In her 2016 TEDx talk in Seattle, professor Megan Ming Francis debunked common misconceptions that lead to “fix-all” cures to systemic racism.
“In talking about the current racial crisis, we tend to focus all of our attention on police and overlook our own complicity in creating an environment in which Black lives are not treated as equal,” she said. “It’s not just a few bad racist apples in a police department or at an airport; it’s all of us, who in big ways through our actions and in small ways by our silences, support this lie—because that’s what it is, it’s a lie—that somehow Black folk are more dangerous than the rest of us. So not only do I believe that we’ve misdiagnosed the problem, I also think we have the wrong cure to it.”
Francis is the author of Civil Rights and the Making of the Modern American State, which shows that the battle against lynching and mob violence in the first quarter of the 20th century was pivotal to the development of civil rights and the growth of federal court power. Francis is an assistant professor at the University of Washington, where she specializes in the study of American politics, race, and the development of constitutional law.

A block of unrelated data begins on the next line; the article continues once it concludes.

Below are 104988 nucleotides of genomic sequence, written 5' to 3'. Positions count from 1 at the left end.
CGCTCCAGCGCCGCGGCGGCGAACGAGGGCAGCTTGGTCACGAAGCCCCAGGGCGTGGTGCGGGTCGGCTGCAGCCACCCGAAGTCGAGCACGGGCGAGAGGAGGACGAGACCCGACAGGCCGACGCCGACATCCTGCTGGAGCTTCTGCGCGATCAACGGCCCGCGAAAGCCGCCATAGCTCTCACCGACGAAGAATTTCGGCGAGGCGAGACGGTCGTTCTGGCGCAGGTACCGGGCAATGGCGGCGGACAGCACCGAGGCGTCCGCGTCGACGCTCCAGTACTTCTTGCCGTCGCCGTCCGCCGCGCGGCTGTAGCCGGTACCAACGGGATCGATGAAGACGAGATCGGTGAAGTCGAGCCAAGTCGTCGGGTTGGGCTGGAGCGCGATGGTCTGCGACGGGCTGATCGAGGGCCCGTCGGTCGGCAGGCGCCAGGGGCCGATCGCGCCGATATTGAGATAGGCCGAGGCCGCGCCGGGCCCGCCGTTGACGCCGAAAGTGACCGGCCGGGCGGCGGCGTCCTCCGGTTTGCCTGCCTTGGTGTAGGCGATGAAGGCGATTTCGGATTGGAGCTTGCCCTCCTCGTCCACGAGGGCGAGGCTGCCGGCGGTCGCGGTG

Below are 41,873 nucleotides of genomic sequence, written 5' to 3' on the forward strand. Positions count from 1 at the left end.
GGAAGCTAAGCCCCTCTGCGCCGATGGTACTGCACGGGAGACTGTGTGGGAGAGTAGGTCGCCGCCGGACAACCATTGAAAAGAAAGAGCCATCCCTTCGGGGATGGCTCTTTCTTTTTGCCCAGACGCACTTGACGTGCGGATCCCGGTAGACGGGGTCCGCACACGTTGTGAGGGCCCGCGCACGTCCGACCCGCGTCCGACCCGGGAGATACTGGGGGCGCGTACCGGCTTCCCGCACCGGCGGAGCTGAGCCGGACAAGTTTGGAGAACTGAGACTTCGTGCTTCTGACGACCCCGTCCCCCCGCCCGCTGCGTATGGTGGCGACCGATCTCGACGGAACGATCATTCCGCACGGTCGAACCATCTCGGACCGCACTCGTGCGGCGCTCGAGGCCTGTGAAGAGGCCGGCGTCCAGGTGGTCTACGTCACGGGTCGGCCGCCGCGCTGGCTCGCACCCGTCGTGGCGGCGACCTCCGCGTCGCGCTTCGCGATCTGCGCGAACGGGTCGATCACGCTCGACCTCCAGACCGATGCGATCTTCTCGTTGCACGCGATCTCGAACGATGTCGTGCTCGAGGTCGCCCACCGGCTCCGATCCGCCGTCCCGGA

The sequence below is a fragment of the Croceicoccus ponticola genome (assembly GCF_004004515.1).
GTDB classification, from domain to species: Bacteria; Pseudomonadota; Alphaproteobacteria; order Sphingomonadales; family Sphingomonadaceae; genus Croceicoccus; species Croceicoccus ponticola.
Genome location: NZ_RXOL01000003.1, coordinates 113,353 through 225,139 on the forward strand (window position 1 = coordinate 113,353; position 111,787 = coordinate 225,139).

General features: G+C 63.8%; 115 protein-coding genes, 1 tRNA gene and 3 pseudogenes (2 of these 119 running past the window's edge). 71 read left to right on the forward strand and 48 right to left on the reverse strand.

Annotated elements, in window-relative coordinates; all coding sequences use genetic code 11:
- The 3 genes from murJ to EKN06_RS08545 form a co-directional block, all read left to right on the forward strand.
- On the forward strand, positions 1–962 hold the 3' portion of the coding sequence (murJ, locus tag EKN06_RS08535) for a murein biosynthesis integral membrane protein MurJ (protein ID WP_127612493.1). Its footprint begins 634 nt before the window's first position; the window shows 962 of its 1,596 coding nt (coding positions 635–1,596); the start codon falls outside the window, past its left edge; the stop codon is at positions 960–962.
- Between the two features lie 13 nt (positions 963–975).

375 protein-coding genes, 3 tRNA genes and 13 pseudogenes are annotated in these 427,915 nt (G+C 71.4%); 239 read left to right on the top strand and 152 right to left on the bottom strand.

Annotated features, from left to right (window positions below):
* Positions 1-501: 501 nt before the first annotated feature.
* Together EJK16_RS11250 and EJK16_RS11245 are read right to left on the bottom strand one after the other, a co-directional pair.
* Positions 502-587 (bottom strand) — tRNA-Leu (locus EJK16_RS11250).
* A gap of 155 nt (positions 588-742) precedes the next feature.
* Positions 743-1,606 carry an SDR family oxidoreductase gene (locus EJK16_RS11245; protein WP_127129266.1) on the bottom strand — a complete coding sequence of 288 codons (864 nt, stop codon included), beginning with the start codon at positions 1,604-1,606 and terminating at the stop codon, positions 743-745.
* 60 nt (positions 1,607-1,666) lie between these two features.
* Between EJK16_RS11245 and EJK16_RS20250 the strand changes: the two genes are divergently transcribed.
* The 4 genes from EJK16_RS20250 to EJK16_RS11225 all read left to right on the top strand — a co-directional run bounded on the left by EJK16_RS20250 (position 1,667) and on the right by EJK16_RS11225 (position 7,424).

She goes on to say:
“This is what I know for sure: that in order to combat continuing racial injustices today, we must expand our vision and our responsibility to what civil rights actually means. We must include the battle against racist violence in our understanding of civil rights.”
“And what I mean by this is we tend to think the problem of racial violence is isolated to a few stubborn racists that haven’t yet drunk kind of this progressive Kool-Aid. And we tend to think the cure to racial injustices in the United States should always revolve around education.”
“What if we placed freedom from racist violence at the crux of what it means to be free and equal in the United States?”